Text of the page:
If I am a registered donor, what will happen to my body after my death?
When you record your consent in the Register, you can specify which organs or tissue you would like to donate. Whether or not organs or tissue are actually used for transplant depends on several factors, like their quality and whether or not you die in hospital.
Which organs and tissue can be transplanted?
Not all organs and tissue types are suitable for transplant. Organs that can be transplanted are the heart, kidneys, liver, lungs, pancreas and intestines. The skin, bone tissue (including tendons and cartilage), eye tissue, heart valves and blood vessels are transplantable forms of tissue.
You can find information about donation procedures on the website of the Dutch Transplant Foundation (NTS).
Medical reasons for not becoming a transplant donor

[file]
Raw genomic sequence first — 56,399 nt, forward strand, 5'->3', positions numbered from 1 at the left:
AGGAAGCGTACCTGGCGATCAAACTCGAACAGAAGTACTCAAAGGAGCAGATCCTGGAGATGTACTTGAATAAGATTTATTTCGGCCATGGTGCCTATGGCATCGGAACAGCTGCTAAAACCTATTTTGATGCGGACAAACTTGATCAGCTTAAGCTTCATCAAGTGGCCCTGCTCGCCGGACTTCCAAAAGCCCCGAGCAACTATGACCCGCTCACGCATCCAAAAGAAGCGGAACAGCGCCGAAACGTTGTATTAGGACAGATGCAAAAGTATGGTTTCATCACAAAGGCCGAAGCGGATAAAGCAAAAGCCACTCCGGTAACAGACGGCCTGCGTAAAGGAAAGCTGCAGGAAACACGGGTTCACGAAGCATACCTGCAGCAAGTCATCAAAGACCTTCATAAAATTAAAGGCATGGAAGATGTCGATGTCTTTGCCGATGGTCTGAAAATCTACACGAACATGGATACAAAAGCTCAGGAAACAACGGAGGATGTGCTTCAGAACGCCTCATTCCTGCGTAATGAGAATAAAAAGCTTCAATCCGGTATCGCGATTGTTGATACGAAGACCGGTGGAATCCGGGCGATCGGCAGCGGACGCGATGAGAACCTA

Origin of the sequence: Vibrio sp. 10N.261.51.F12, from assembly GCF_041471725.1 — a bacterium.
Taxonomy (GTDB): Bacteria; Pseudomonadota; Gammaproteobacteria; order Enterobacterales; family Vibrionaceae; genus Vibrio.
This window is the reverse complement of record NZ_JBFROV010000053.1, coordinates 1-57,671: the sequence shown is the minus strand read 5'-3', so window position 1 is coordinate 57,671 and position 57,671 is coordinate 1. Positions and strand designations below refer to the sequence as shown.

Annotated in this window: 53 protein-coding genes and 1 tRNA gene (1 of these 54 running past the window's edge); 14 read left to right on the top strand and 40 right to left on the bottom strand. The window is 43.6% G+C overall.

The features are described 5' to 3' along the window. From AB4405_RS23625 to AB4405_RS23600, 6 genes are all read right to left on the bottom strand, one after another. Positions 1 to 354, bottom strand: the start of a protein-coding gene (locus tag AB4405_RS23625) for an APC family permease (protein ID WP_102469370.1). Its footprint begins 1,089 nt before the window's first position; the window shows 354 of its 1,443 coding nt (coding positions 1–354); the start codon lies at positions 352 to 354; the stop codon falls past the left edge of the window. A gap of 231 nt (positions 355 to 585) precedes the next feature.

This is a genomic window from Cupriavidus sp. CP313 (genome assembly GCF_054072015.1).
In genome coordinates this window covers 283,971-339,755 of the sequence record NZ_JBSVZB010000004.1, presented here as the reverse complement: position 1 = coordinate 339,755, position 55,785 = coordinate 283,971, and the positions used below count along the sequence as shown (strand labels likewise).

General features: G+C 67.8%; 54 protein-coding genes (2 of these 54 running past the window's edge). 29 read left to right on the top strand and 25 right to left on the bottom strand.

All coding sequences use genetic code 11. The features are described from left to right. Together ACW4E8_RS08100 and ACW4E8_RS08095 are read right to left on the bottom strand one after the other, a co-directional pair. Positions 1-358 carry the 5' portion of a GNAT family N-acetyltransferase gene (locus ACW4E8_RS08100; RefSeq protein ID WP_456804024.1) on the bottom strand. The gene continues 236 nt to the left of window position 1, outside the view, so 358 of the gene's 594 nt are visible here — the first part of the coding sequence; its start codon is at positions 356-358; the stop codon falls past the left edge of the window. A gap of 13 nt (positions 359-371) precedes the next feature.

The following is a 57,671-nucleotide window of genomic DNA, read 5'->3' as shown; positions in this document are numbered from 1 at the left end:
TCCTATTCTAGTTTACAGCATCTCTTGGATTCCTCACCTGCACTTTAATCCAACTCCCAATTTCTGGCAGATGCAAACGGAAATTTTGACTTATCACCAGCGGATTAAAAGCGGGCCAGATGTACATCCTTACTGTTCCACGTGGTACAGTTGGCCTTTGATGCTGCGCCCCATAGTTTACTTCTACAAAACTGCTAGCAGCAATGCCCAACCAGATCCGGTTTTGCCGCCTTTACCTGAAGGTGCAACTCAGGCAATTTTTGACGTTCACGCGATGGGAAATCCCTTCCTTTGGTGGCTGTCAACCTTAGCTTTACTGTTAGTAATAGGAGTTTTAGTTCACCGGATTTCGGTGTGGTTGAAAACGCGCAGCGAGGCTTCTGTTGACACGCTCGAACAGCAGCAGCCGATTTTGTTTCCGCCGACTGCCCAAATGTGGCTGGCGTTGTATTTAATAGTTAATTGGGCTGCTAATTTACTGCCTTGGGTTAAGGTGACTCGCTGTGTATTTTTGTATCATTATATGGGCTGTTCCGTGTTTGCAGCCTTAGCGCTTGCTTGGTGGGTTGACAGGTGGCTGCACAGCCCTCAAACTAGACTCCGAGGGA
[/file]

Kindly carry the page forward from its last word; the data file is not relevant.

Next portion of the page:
Even if you are a registered donor, your organs or tissue may be rejected after your death for medical reasons, for instance if you:
- had blood poisoning (sepsis)
- were infected with a virus
- acquired a tattoo or piercing in the 6 months before your death.
Donation only when the donor dies in hospital
Organ donation is only possible when the donor has died in hospital. Organs need a supply of oxygen-rich blood to remain suitable for transplantation. Donors are put on artificial respiration to keep their heart beating, so that oxygen-rich blood continues to circulate through their body.
By contrast, tissue donation is often possible if the donor dies in a non-hospital setting.
Age of donors
There is no general age limit. Although the heart of an 80-year-old person would be too old for transplantation, their skin might still be suitable.